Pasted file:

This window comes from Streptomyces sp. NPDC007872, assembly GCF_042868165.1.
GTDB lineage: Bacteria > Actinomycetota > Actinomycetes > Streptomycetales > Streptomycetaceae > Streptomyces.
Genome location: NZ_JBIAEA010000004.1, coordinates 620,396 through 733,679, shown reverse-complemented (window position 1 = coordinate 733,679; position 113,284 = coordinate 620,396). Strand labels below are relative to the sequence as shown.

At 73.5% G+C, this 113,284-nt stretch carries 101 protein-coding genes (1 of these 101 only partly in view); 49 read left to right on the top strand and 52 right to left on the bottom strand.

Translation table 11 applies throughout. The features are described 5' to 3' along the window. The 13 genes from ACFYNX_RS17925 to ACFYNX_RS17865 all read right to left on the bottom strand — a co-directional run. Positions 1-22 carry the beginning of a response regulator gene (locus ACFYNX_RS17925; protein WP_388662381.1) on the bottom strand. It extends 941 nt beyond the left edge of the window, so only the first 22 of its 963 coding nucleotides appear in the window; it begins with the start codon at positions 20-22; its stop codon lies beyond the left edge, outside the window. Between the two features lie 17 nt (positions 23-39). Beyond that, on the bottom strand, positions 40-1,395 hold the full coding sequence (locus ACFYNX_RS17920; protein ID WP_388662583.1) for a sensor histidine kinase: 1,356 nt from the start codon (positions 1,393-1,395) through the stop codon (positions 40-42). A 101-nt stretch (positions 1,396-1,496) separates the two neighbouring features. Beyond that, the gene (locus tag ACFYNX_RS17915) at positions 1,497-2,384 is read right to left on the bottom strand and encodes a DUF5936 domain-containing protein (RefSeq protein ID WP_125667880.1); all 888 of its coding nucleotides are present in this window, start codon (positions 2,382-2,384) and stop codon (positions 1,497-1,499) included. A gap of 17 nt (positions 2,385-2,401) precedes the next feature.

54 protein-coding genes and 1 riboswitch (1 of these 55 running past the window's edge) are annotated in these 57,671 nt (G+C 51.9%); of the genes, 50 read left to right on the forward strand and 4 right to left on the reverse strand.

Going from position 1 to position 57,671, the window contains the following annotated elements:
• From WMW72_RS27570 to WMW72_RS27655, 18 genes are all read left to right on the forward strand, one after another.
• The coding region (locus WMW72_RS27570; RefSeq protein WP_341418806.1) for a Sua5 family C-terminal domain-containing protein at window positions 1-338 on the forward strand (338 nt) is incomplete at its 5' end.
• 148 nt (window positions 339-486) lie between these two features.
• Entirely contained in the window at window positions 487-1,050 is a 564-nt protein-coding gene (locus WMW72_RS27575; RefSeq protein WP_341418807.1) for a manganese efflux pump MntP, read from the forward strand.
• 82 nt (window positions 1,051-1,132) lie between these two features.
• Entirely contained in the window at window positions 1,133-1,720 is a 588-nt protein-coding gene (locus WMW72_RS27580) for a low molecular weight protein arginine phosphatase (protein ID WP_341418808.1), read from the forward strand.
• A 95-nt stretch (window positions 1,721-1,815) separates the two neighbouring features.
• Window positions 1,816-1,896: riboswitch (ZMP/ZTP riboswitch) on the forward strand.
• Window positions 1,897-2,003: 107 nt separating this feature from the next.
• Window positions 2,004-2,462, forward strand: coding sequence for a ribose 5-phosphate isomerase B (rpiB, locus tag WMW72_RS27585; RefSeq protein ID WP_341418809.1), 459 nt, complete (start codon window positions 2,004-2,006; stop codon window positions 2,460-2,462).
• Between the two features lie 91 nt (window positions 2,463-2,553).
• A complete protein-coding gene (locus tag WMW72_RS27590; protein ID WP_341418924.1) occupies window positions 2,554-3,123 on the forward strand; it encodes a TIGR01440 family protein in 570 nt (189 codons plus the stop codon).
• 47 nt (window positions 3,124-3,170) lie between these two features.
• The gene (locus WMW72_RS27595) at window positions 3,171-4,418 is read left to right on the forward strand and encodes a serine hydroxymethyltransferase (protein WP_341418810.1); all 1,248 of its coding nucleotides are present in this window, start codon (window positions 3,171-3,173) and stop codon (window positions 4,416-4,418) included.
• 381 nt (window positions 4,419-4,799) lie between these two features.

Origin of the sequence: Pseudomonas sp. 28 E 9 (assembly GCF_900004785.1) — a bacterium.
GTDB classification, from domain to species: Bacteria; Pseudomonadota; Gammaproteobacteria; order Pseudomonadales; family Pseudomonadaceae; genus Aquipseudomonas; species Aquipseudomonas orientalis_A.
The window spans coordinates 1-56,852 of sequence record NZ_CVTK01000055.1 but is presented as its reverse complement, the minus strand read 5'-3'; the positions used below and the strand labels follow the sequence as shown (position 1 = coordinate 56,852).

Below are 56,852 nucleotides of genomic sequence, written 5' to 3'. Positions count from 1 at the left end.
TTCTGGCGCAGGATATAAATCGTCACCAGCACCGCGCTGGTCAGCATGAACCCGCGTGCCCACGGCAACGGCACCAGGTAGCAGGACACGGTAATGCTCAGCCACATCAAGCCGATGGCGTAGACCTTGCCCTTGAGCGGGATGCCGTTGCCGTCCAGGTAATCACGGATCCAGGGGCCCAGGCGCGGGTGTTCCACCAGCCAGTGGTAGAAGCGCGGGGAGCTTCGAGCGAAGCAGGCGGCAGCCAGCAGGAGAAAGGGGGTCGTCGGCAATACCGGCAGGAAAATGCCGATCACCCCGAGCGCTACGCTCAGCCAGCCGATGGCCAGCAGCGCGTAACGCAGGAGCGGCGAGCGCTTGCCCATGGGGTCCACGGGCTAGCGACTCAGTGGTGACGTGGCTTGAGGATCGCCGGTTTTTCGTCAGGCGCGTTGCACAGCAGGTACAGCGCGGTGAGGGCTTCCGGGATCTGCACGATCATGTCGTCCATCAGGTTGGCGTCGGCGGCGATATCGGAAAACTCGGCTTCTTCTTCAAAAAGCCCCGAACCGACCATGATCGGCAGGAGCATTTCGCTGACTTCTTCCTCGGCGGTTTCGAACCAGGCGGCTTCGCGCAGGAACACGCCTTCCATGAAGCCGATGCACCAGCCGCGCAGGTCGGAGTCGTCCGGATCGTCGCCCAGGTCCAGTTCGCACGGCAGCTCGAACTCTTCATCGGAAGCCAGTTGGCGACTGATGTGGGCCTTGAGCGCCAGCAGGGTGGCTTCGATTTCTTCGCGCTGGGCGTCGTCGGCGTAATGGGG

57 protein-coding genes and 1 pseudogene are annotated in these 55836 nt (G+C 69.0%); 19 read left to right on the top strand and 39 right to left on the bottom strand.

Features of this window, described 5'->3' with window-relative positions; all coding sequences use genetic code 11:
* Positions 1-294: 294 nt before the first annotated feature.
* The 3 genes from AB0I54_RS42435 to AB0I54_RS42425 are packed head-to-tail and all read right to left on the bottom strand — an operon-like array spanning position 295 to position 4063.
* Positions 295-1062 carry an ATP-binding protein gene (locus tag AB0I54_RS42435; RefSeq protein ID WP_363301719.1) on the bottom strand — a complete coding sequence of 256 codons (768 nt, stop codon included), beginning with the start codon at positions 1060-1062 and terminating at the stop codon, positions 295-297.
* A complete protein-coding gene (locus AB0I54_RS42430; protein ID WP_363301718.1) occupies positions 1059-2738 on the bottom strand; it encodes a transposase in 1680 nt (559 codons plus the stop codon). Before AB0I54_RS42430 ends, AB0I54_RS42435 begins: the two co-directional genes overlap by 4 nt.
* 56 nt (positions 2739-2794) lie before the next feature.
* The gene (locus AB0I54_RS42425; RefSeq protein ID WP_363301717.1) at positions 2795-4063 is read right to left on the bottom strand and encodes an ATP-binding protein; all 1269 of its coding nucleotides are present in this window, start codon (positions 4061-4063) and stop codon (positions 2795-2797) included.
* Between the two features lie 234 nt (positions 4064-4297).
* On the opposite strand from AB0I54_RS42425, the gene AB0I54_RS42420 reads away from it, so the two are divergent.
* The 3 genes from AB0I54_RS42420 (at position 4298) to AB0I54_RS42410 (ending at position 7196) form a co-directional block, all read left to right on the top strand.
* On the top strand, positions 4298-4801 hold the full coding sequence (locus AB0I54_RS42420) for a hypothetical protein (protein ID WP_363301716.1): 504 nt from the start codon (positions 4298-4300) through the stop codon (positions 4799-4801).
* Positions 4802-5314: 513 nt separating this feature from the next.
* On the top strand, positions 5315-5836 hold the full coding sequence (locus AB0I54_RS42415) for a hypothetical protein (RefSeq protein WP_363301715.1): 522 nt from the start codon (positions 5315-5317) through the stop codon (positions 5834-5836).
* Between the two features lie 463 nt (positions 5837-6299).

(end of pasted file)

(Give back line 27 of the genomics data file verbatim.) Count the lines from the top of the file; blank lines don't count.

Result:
TTCTGGCGCAGGATATAAATCGTCACCAGCACCGCGCTGGTCAGCATGAACCCGCGTGCCCACGGCAACGGCACCAGGTAGCAGGACACGGTAATGCTCAGCCACATCAAGCCGATGGCGTAGACCTTGCCCTTGAGCGGGATGCCGTTGCCGTCCAGGTAATCACGGATCCAGGGGCCCAGGCGCGGGTGTTCCACCAGCCAGTGGTAGAAGCGCGGGGAGCTTCGAGCGAAGCAGGCGGCAGCCAGCAGGAGAAAGGGGGTCGTCGGCAATACCGGCAGGAAAATGCCGATCACCCCGAGCGCTACGCTCAGCCAGCCGATGGCCAGCAGCGCGTAACGCAGGAGCGGCGAGCGCTTGCCCATGGGGTCCACGGGCTAGCGACTCAGTGGTGACGTGGCTTGAGGATCGCCGGTTTTTCGTCAGGCGCGTTGCACAGCAGGTACAGCGCGGTGAGGGCTTCCGGGATCTGCACGATCATGTCGTCCATCAGGTTGGCGTCGGCGGCGATATCGGAAAACTCGGCTTCTTCTTCAAAAAGCCCCGAACCGACCATGATCGGCAGGAGCATTTCGCTGACTTCTTCCTCGGCGGTTTCGAACCAGGCGGCTTCGCGCAGGAACACGCCTTCCATGAAGCCGATGCACCAGCCGCGCAGGTCGGAGTCGTCCGGATCGTCGCCCAGGTCCAGTTCGCACGGCAGCTCGAACTCTTCATCGGAAGCCAGTTGGCGACTGATGTGGGCCTTGAGCGCCAGCAGGGTGGCTTCGATTTCTTCGCGCTGGGCGTCGTCGGCGTAATGGGG